If you have problems with a tooth, then you might assume that your dentist will use a filling to fix it. While fillings are a tried and tested way of dealing with tooth damage and decay, they aren't the only way to repair teeth. In some cases, crowns are a better solution. Why does your dentist think that you should have a crown and not a filling?
What's Wrong With Your Tooth?
Fillings can take care of a lot of dental problems, like regular decay and slightly broken teeth; however, they can't manage some issues. For example, if your dental pain is down to a large crack in a tooth, then a filling may not give enough protection. Cracks weaken the tooth's structure and make it easier for it to break, and a filling may not be able to stop big cracks from getting worse and doing more damage.
A crown may also be a better choice if you have a lot of decay on the tooth. If your dentist has to remove a lot of a tooth to clean up its decay, then a crown may give more future stability than a filling.
Have You Had the Tooth Filled Before?
If your problem tooth already has, or had, a filling to fix an old problem, then the tooth may not be in a good enough state to hold a new filling. This is often the case if you had a lot of your original tooth replaced with a large filling. When you take your current filling out of the equation, your dentist looks at how much tooth is left.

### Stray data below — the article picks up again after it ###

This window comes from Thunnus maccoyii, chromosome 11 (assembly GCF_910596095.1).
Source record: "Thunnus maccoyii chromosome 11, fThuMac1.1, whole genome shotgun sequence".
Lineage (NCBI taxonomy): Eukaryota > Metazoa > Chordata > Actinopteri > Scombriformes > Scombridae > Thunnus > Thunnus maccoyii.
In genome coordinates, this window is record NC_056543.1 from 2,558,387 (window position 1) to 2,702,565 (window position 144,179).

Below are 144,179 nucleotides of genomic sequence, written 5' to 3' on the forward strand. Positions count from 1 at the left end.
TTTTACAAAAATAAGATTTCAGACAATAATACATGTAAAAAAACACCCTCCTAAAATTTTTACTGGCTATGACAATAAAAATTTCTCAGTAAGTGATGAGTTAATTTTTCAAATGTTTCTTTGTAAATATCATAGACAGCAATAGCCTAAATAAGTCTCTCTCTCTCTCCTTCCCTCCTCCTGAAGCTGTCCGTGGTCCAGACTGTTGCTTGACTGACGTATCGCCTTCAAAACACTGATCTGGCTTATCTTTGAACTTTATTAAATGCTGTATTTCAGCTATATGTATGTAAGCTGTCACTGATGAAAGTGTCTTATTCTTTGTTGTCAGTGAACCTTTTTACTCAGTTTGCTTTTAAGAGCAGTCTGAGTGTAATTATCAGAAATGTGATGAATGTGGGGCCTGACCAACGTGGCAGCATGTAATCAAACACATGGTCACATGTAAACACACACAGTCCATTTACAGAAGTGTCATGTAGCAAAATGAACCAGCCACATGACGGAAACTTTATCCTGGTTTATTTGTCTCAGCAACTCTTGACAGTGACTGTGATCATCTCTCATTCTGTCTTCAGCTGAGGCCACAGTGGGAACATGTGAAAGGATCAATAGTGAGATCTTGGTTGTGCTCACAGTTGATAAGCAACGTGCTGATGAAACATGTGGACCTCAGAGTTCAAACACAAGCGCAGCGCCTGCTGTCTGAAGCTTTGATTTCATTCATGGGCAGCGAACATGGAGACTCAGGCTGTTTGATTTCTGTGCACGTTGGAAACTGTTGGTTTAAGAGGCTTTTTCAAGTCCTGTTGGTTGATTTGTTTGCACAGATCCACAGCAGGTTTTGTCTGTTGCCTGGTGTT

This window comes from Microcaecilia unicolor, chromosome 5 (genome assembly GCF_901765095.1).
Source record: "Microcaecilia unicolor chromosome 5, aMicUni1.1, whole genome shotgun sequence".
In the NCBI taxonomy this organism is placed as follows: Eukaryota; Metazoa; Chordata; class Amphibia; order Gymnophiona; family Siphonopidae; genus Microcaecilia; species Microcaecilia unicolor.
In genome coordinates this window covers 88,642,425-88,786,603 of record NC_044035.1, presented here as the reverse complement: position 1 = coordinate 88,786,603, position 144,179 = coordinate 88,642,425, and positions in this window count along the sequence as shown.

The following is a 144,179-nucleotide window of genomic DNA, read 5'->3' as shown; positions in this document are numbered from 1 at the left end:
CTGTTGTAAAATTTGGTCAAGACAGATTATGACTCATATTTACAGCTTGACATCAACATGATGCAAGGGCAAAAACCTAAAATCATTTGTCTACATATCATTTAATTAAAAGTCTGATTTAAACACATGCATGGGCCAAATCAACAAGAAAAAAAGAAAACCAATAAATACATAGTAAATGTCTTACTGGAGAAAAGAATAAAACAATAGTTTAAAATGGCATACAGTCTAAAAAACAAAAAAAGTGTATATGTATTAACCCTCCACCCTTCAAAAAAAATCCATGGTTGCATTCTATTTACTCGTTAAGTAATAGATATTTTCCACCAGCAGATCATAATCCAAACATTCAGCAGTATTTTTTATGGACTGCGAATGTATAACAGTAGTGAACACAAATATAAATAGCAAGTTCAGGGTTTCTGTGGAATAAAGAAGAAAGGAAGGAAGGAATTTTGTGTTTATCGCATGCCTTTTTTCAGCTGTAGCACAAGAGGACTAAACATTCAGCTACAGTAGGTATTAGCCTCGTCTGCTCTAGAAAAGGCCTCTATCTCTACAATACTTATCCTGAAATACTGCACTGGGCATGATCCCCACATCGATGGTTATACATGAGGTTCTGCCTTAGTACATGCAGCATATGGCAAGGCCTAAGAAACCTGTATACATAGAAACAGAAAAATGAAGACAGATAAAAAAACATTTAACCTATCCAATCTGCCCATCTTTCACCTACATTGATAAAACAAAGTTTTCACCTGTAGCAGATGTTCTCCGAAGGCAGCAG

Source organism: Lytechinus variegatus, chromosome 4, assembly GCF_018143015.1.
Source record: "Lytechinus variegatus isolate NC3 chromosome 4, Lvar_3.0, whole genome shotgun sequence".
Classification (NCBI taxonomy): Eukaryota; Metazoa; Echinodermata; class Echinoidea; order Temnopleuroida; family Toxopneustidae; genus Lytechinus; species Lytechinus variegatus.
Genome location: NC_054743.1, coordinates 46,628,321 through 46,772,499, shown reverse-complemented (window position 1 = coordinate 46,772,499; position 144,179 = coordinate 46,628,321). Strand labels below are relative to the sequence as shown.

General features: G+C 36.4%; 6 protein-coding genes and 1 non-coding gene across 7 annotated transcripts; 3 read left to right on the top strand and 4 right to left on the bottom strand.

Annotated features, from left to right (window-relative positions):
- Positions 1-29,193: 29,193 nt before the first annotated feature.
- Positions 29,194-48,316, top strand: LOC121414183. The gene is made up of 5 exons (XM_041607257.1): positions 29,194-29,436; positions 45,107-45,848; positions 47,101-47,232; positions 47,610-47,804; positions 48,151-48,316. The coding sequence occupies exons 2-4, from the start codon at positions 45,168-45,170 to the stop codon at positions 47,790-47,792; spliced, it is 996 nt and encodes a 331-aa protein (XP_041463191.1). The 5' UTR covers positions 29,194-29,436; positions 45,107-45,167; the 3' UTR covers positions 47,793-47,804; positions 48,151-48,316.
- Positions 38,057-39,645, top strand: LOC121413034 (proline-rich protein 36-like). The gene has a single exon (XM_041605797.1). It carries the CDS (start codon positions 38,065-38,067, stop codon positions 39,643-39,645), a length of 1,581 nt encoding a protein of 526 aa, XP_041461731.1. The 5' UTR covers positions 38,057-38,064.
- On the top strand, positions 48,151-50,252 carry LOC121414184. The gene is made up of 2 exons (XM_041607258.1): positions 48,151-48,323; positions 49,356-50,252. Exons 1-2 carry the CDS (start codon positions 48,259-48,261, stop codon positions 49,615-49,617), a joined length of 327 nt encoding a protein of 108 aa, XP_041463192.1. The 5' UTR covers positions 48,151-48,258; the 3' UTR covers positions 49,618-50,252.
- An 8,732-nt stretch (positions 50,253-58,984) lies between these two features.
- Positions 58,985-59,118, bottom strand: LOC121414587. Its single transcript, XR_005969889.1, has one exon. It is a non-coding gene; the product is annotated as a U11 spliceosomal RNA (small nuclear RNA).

If there isn't much tooth left, then your dentist may prefer not to fill it. A filling needs support from its tooth. Large fillings that don't have enough support break down more quickly, especially if they are on your back teeth where they'll be exposed to more stress when you eat.
Over time, the pressure of a large filling may simply damage the small amount of tooth that holds it. This reduces your future options. Crowns need teeth to support them. If a filling failure leaves you with hardly any tooth, you may need to have the tooth removed and to fill the gap with a different treatment like an implant or a bridge.
Talk to a dentist at clinics like Care Dental about the reasons why a crown might be better for you and ask what could happen if you had a filling instead. This information makes it easier for you to decide how to deal with your tooth.
Ever since I was a little girl, I have loved stories about the past. Whether the stories were about horses, wars, exploration or even dentistry, I loved to hear them. I find that knowing the history of something helps it to make sense and feel approachable. I know that some people have dental anxiety, and I too have suffered, but I also feel like the more you know about dental work and its history, the easier it is. This blog is dedicated to exploring the history of dentistry – What did ancient people use for fillings? How did early dentists numb their patients? Who was the first dentist? Those are just some of the questions I plan to answer here. Ready? Okay, let's dive into the history of dentistry together!